• Facebook
  • Twitter
  • Instagram
  • LinkedIn
  • Telegram
  • Koo
  • Youtube
  • ଓଡ଼ିଆରେ ପଢନ୍ତୁ
Pradeep Pattanayak

In Odisha, its monsoon time and what better than to relish favourite dishes hot and ready to serve in the warm comfort of home during this wet and chill weather. 

During rainy season, one of the most loved food item that makes people craze is mushroom. And of all, mushroom that grows in the wilderness of Keonjhar is probably the best there is to taste.

If you happen to be in Keonjhar district during rainy season, scenes of tribal people selling freshly plucked fleshy mushrooms of different varieties, different colours and different shapes in markets, weekly haats and even along roadsides is normal.

What happens is that with the advent of rainy season, the growth of mushrooms gets accelerated. In forested areas, over 30 kinds of mushrooms grow. While some of them are not fit for consumption, people say that some others when cooked properly, turn out to be tastier than mutton and chicken curry.
During this wet season, mushrooms of different colours like grey, white, yellow, black etc. grow abundantly on their own at ant hills, bunds of farmlands, haystacks and fields as well. 

Some of the varieties of mushrooms that are always great to taste and enjoy massive popularity are ‘Bihuduni’, ‘Bali Chhatu’, “Rutuka’, ‘Patria’, ‘Putukuni’. ‘Hunka Chhatu’ and ‘Pala Chhatu’. 

These days, tribal people can be seen selling mushrooms in urban areas as well as rural pockets, by roadsides and in markets. 

Since these tribal people collect mushrooms from forests and jungles for generations, they have a specialisation in differentiating edible mushrooms from poisonous, non-edible ones. 

The forest dwellers go to jungles as early as 4 to 5 am everyday to collect mushrooms. Though they depend on minor forest produces to earn their livelihood throughout the year, their earning gets doubled in rainy season, as there are many takers for mushrooms and a kilogram of mushroom fetches them something between Rs 200 to 500.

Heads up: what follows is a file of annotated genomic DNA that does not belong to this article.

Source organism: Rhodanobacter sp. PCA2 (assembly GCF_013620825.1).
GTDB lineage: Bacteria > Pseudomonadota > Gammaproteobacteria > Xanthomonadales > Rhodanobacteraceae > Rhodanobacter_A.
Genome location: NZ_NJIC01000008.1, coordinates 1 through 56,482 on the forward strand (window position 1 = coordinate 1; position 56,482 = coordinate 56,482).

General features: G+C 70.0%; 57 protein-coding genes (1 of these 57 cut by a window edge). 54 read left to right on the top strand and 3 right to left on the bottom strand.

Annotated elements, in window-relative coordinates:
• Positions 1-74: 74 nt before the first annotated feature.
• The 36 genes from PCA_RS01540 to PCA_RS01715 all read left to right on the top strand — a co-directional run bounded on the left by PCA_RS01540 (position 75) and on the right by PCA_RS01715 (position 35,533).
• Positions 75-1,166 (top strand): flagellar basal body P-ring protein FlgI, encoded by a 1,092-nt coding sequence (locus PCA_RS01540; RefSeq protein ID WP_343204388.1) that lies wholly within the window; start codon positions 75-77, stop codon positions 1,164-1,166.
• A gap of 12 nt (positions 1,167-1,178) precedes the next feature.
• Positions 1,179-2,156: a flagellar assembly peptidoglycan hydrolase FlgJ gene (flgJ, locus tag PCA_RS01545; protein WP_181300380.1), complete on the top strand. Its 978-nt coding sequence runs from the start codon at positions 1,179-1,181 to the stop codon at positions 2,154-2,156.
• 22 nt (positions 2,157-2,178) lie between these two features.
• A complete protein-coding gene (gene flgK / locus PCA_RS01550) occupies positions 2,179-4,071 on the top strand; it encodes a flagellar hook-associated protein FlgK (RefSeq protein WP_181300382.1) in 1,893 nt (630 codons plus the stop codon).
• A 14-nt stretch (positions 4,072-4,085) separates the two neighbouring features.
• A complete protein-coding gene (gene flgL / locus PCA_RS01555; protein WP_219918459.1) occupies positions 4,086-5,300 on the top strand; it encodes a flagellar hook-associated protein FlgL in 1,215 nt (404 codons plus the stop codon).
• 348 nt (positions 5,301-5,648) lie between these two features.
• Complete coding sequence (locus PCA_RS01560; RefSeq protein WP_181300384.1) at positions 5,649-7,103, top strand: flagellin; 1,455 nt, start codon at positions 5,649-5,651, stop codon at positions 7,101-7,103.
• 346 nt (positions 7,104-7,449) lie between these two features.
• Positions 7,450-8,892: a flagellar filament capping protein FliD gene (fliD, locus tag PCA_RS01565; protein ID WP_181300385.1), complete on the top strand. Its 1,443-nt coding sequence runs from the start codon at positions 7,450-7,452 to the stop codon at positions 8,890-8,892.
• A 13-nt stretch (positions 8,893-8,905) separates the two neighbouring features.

Dari Dehury, a forest dweller who sales mushrooms, describes how they collect these traditional delicacies. 

“During summer season dried leaves fall off the trees. In rainy season, on a layer of dried leaves, mushroom grows. Another layer of dried leaves cover them. We have to go on searching for such locations where they have grown. We separate the upper layer of the leaves and collect the mushrooms,” said Dehury. 

“As straw and button mushrooms are cultivated, they are available all round the year. But these seasonal mushrooms take the cake. If compared, the cultivated mushrooms are nowhere near these seasonal ones in taste. They are so tasty that even non-vegetarians will prefer the delicacies prepared from them over mutton/chicken,” boasts Kailash Patra, a customer. 

Kitchendra Rout, another customer says, “No manure is used to grow these seasonal mushrooms. This is why they are nutritious as well besides being tasty.”
On the one hand, the rainy season brings an opportunity for the people to relish the nature’s gift, on the other hand, it offers an opportunity to earn some easy money. 

“There are several kinds of naturally-grown mushrooms available during the rainy season. Of them, around 20 types of mushrooms are tasty to eat. They play a significant role in maintaining the financial condition of forest dwellers,” said Niranjan Barik, a researcher. 

“During the holy month of Shravan, when people give up eating non-vegetarian items, mushrooms available in abundance, which can be seen as nature’s marvel,” Barik added.

Other Stories


AdBlock Detected!

Our website is made possible by displaying ads to our visitors. Please supporting us by whitelisting our website.